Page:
The Very-Specific-Cookbook Gift Guide 2014

I am that person. The one you know or might know that has rows of cookbooks stacked, lined, strewn, marked, dog-eared, stained, eaten up. The pages are read, words have strike-throughs, headnotes are partially underlined, sidebars are starred and my colorful Le Pen marked scribble pervades.

Therefore, I trust myself and hope you do too with what are the cookbooks to be had from the last few decades and for what specific purposes. But alas, that long list will take time. It will be a carefully curated list from my personal collection of tested cookbooks.

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In the meantime, I want to tell you about what is HOT right now and what is most certainly on MY holiday wish list for cookbooks. The below books are mostly not yet owned by me but I have scoured the reviews and best-selling lists. Most are for experienced cooks, but I’ve put in a few that would work for a beginner cook too.

P.S. The categories below do not apply to me. I do want them ALL. Really.

Another P.S. I am now an Amazon Affiliate. This means that if you click on a link from my blog and end up buying my recommendation, I get a measly few cents for it (really). Why am I OK with doing this now, after all this time on the blog? Because my blog is now costing me a bit to maintain! And I want the content I give you to remain the same or better and make it easy for my readers to navigate. I will never stray from providing truthful information to my best knowledge or expertise and will never endorse a product I don’t already believe in or own.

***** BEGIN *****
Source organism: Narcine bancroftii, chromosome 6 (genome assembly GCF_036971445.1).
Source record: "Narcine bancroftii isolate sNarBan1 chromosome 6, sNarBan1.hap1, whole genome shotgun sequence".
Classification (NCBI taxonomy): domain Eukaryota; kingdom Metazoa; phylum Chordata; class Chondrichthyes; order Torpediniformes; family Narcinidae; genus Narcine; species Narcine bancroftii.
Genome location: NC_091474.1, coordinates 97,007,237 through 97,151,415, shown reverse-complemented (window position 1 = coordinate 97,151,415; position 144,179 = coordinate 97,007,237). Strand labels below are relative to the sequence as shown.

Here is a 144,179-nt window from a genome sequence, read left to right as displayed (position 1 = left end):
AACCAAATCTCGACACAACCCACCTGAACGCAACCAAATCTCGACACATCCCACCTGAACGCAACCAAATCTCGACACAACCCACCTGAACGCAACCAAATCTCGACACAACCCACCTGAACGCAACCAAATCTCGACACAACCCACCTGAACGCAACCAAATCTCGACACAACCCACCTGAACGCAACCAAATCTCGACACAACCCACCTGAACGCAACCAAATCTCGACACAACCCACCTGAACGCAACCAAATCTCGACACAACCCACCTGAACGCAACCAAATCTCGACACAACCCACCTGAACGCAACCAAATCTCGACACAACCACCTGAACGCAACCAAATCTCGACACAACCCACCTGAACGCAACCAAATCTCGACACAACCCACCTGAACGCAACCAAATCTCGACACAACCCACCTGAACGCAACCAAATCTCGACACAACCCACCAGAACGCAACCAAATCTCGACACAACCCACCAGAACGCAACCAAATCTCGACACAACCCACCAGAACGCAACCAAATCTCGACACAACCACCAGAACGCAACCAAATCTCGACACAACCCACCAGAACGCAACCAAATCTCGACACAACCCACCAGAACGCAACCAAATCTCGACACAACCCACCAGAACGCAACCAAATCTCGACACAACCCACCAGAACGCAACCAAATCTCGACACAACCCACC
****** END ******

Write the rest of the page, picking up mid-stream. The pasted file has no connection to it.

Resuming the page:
1.  For the person who is an experienced cook, who might enjoy actually reading cookbooks, and who might be a person that reads food books such as food memoirs: 

Prune by Gabrielle Hamilton.

This book is getting a lot of acclaim in the food writing and cookbook world. (Naturally, since not only did Hamilton put out a remarkably written, page-turning memoir Blood, Bones, and Butter, she also owns the NYC restaurant Prune). The untraditional cookbook presumably has a significant amount of technique and incredibly unique recipes and is also a very good read. It’s number one on my list for a reason! Check out this detailed review with some of the recipes linked as well!

2. For the parent who wants to feed the family real food including school lunches, snacks and dinners. For the food blog reader who enjoys reading family/mom food blogs about how to make their food life UNPROCESSED:

100 Days of Real Food by Lisa Leake.